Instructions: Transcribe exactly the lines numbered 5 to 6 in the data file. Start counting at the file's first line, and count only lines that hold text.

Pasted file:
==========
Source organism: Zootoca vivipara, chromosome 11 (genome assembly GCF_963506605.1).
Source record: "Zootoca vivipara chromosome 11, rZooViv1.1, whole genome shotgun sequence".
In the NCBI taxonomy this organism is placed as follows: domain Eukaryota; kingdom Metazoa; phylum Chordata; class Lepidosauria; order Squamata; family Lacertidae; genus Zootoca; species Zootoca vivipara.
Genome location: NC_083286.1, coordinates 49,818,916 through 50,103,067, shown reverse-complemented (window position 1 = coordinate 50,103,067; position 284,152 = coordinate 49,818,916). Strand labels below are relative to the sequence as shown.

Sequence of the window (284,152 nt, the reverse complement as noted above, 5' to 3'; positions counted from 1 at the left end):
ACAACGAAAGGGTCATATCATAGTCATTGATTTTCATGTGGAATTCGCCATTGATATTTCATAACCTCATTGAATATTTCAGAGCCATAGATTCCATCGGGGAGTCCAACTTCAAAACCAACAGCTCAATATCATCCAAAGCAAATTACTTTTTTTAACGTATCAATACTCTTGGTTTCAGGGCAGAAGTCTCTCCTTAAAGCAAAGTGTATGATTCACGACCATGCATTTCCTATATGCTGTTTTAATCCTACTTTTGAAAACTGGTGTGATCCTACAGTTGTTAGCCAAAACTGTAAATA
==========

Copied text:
Sequence of the window (284,152 nt, the reverse complement as noted above, 5' to 3'; positions counted from 1 at the left end):
ACAACGAAAGGGTCATATCATAGTCATTGATTTTCATGTGGAATTCGCCATTGATATTTCATAACCTCATTGAATATTTCAGAGCCATAGATTCCATCGGGGAGTCCAACTTCAAAACCAACAGCTCAATATCATCCAAAGCAAATTACTTTTTTTAACGTATCAATACTCTTGGTTTCAGGGCAGAAGTCTCTCCTTAAAGCAAAGTGTATGATTCACGACCATGCATTTCCTATATGCTGTTTTAATCCTACTTTTGAAAACTGGTGTGATCCTACAGTTGTTAGCCAAAACTGTAAATA